Selected by Lesley Jenike
National Poetry Month 2015
Letter from the Editors
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Don Selby & Diane Boller
Lesley Jenike's Poetry Month Pick, April 13, 2015
"Grasmere Journal" (excerpt)
by Dorothy Wordsworth (1771 - 1855)
Thursday 15th. It was a threatening misty morning—but mild. We set off after dinner from Eusemere. Mrs Clarkson went a short way with us but turned back. The wind was furious and we thought we must have returned. We first rested in the large Boat-house, then under a furze Bush opposite Mr Clarkson's. Saw the plough going in the field. The wind seized our breath the Lake was rough. There was a Boat by itself floating in the middle of the Bay below Water Millock. We rested again in the Water Millock Lane. The hawthorns are black and green, the birches here and there greenish but there is yet more of purple to be seen on the Twigs. We got over into a field to avoid some cows—people working, a few primroses by the roadside, woodsorrel flower, the anemone, scentless violets, strawberries, and that starry yellow flower which Mrs C. calls pile wort. When we were in the woods beyond Gowbarrow park we saw a few daffodils close to the water side. We fancied that the lake had floated the seeds ashore and that the little colony had so sprung up. But as we went along there were more and yet more and at last under the boughs of the trees, we saw that there was a long belt of them along the shore, about the breadth of a country turnpike road. I never saw daffodils so beautiful they grew among the mossy stones about and about them, some rested their heads upon these stones as on a pillow for weariness and the rest tossed and reeled and danced and seemed as if they verily laughed with the wind that blew upon them over the lake, they looked so gay ever glancing ever changing. This wind blew directly over the lake to them. There was here and there a little knot and a few stragglers a few yards higher up but they were so few as not to disturb the simplicity and unity and life of that one busy highway. We rested again and again. The Bays were stormy, and we heard the waves at different distances and in the middle of the water like the sea. Rain came on—we were wet when we reached Luffs but we called in. Luckily all was chearless and gloomy so we faced the storm—we must have been wet if we had waited—put on dry clothes at Dobson's. I was very kindly treated by a young woman, the Landlady looked sour but it is her way. She gave us a goodish supper. Excellent ham and potatoes. We paid 7/ when we came away. William was sitting by a bright fire when I came downstairs. He soon made his way to the Library piled up in a corner of the window. He brought out a volume of Enfield's Speaker, another miscellany, and an odd volume of Congreve's plays. We had a glass of warm rum and water. We enjoyed ourselves and wished for Mary. It rained and blew when we went to bed. N.B. Deer in Gowbarrow park like skeletons.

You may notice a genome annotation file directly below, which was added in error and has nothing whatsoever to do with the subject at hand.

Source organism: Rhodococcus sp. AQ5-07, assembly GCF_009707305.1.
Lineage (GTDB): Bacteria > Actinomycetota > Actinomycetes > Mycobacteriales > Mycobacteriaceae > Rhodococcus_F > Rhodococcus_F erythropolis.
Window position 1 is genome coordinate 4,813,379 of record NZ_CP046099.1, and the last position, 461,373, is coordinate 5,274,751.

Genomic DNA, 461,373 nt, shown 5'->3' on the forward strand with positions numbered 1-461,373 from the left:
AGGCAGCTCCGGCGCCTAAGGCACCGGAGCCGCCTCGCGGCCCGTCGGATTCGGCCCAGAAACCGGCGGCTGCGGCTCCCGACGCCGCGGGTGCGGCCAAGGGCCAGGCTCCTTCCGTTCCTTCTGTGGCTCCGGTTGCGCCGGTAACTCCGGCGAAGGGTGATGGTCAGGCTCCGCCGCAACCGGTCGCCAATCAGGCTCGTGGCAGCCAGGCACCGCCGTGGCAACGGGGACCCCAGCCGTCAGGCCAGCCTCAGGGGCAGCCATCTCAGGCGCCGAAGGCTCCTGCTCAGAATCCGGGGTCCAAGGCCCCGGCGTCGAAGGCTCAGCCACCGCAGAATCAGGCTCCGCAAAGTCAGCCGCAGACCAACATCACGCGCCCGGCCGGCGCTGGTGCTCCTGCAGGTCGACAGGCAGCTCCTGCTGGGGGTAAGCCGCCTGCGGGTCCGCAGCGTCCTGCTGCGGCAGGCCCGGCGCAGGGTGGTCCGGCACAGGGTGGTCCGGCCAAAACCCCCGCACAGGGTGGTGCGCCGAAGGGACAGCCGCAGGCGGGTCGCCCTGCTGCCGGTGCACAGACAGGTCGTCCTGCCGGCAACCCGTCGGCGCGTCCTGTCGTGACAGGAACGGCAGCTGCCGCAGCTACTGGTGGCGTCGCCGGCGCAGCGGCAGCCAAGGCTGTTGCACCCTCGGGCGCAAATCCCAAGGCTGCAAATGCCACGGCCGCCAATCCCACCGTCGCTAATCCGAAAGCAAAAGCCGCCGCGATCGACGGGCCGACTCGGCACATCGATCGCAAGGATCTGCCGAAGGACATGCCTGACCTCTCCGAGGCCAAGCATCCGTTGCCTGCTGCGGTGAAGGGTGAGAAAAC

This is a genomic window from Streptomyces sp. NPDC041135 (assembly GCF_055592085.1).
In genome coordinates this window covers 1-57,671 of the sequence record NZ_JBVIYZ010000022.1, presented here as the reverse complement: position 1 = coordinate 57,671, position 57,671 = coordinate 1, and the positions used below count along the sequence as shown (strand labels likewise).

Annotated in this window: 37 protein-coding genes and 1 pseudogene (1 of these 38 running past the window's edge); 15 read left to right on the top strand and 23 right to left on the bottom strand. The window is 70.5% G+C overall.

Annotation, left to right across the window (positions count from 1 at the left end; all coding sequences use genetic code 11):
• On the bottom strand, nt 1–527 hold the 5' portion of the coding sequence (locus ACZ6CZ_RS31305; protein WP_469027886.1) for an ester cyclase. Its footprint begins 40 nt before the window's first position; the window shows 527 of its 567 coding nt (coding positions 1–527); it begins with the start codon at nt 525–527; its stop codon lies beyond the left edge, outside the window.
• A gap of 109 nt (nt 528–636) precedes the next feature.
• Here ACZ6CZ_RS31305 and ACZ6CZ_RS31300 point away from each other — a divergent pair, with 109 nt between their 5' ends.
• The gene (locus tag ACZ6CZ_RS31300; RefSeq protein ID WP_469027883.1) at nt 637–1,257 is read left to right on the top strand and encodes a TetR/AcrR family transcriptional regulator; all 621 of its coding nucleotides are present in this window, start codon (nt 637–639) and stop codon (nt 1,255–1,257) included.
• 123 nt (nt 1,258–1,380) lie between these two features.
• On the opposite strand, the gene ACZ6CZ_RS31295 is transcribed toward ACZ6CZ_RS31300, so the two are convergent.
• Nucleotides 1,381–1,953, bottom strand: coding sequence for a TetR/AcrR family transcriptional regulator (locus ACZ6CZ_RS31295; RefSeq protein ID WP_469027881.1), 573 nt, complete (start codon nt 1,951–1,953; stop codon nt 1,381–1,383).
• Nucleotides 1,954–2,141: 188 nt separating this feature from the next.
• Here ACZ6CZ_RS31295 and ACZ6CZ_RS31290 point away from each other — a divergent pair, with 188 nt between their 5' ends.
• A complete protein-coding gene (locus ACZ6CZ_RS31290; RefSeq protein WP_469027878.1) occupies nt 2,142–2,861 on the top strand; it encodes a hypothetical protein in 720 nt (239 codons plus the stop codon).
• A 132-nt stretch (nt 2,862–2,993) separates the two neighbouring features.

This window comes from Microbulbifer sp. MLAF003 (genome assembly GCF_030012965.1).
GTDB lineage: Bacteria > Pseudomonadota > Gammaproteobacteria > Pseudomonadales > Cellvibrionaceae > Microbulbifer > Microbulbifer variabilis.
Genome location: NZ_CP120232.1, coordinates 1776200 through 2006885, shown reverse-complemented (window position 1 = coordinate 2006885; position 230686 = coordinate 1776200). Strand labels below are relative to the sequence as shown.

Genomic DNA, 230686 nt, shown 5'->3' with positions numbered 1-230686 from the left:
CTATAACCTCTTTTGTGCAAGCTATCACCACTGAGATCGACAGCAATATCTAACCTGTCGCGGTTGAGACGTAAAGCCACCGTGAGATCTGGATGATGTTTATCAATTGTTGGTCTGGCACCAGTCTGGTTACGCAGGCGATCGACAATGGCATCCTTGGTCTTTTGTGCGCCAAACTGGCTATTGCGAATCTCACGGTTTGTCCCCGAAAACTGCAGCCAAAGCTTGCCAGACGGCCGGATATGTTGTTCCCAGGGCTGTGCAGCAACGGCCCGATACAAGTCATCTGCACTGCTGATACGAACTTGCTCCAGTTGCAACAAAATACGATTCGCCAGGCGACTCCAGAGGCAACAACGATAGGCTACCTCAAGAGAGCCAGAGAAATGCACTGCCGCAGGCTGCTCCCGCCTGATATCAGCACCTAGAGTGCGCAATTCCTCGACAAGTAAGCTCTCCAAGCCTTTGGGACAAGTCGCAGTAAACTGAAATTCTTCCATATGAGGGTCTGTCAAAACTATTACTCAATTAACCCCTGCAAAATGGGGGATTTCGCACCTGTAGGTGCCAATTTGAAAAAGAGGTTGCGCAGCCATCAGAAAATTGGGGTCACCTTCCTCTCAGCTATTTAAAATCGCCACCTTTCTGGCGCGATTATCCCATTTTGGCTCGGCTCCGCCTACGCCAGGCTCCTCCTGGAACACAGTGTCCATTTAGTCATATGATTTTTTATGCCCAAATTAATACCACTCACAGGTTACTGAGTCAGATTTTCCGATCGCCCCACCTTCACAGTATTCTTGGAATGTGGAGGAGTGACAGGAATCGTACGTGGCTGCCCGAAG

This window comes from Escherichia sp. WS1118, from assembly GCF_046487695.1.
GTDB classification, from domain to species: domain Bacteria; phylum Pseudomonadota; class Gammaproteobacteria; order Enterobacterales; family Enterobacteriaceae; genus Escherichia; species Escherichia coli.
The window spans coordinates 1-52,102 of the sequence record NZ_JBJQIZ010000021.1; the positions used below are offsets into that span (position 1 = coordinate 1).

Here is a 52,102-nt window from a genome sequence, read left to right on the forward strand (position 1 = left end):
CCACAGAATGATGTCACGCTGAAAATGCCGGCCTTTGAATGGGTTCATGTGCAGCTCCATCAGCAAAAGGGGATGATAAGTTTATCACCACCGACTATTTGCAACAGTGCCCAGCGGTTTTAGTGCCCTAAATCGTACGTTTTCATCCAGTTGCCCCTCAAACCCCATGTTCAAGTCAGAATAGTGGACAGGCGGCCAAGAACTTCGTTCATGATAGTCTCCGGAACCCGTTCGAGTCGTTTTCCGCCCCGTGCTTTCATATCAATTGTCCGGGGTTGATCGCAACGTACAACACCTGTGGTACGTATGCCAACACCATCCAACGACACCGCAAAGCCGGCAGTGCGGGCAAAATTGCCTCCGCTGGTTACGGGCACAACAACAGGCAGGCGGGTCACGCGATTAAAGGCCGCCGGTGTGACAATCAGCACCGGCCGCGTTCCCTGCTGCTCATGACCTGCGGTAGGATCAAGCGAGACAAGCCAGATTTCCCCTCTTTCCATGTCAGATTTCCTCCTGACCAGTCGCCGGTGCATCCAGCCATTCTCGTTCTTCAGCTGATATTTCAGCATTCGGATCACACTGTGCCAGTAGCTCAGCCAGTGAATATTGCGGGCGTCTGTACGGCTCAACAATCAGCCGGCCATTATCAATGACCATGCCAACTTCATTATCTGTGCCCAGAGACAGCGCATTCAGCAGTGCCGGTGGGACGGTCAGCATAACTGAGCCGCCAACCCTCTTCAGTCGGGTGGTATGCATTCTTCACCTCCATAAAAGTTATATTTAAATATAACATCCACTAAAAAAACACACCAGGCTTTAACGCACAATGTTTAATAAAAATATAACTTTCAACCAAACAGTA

Lesley Jenike Comments: